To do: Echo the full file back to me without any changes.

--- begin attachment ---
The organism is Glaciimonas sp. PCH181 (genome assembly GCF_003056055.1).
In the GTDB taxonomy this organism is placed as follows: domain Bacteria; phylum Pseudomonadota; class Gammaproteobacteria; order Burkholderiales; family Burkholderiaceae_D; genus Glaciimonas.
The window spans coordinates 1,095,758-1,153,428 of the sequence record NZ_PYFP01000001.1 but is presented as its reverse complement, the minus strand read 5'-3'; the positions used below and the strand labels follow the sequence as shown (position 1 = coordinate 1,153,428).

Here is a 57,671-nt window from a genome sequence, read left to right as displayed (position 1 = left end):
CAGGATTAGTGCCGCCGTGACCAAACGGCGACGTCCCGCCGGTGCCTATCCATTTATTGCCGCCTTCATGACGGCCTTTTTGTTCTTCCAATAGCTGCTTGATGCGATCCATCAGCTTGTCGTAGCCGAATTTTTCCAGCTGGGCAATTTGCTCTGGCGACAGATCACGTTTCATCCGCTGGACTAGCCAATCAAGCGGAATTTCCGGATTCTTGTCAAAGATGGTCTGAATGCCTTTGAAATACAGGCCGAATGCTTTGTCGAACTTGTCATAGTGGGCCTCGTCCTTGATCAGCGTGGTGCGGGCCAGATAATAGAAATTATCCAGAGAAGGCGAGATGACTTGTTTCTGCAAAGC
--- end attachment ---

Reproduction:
The organism is Glaciimonas sp. PCH181 (genome assembly GCF_003056055.1).
In the GTDB taxonomy this organism is placed as follows: domain Bacteria; phylum Pseudomonadota; class Gammaproteobacteria; order Burkholderiales; family Burkholderiaceae_D; genus Glaciimonas.
The window spans coordinates 1,095,758-1,153,428 of the sequence record NZ_PYFP01000001.1 but is presented as its reverse complement, the minus strand read 5'-3'; the positions used below and the strand labels follow the sequence as shown (position 1 = coordinate 1,153,428).

Here is a 57,671-nt window from a genome sequence, read left to right as displayed (position 1 = left end):
CAGGATTAGTGCCGCCGTGACCAAACGGCGACGTCCCGCCGGTGCCTATCCATTTATTGCCGCCTTCATGACGGCCTTTTTGTTCTTCCAATAGCTGCTTGATGCGATCCATCAGCTTGTCGTAGCCGAATTTTTCCAGCTGGGCAATTTGCTCTGGCGACAGATCACGTTTCATCCGCTGGACTAGCCAATCAAGCGGAATTTCCGGATTCTTGTCAAAGATGGTCTGAATGCCTTTGAAATACAGGCCGAATGCTTTGTCGAACTTGTCATAGTGGGCCTCGTCCTTGATCAGCGTGGTGCGGGCCAGATAATAGAAATTATCCAGAGAAGGCGAGATGACTTGTTTCTGCAAAGC